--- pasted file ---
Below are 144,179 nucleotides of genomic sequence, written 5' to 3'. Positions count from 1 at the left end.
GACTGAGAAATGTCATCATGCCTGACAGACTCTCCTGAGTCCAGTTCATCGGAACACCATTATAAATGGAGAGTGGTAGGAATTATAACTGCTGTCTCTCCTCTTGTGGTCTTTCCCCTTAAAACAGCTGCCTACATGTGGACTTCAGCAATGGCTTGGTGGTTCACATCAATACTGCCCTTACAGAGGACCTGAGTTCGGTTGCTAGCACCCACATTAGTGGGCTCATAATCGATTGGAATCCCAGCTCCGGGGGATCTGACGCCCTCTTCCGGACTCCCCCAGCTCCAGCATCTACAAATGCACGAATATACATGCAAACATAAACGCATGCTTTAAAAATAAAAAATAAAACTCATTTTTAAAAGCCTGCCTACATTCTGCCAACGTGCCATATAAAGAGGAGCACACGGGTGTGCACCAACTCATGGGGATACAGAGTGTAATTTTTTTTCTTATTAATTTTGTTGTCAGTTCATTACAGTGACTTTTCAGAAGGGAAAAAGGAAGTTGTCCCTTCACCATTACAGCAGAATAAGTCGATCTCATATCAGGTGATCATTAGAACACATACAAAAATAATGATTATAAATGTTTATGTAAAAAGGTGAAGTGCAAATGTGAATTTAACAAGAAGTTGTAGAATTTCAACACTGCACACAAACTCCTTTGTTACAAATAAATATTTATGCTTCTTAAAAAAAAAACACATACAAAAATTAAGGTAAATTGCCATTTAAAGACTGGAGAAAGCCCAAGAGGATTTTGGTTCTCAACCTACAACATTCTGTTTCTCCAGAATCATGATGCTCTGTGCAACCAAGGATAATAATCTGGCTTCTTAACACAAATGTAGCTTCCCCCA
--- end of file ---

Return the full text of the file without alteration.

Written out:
Below are 144,179 nucleotides of genomic sequence, written 5' to 3'. Positions count from 1 at the left end.
GACTGAGAAATGTCATCATGCCTGACAGACTCTCCTGAGTCCAGTTCATCGGAACACCATTATAAATGGAGAGTGGTAGGAATTATAACTGCTGTCTCTCCTCTTGTGGTCTTTCCCCTTAAAACAGCTGCCTACATGTGGACTTCAGCAATGGCTTGGTGGTTCACATCAATACTGCCCTTACAGAGGACCTGAGTTCGGTTGCTAGCACCCACATTAGTGGGCTCATAATCGATTGGAATCCCAGCTCCGGGGGATCTGACGCCCTCTTCCGGACTCCCCCAGCTCCAGCATCTACAAATGCACGAATATACATGCAAACATAAACGCATGCTTTAAAAATAAAAAATAAAACTCATTTTTAAAAGCCTGCCTACATTCTGCCAACGTGCCATATAAAGAGGAGCACACGGGTGTGCACCAACTCATGGGGATACAGAGTGTAATTTTTTTTCTTATTAATTTTGTTGTCAGTTCATTACAGTGACTTTTCAGAAGGGAAAAAGGAAGTTGTCCCTTCACCATTACAGCAGAATAAGTCGATCTCATATCAGGTGATCATTAGAACACATACAAAAATAATGATTATAAATGTTTATGTAAAAAGGTGAAGTGCAAATGTGAATTTAACAAGAAGTTGTAGAATTTCAACACTGCACACAAACTCCTTTGTTACAAATAAATATTTATGCTTCTTAAAAAAAAAACACATACAAAAATTAAGGTAAATTGCCATTTAAAGACTGGAGAAAGCCCAAGAGGATTTTGGTTCTCAACCTACAACATTCTGTTTCTCCAGAATCATGATGCTCTGTGCAACCAAGGATAATAATCTGGCTTCTTAACACAAATGTAGCTTCCCCCA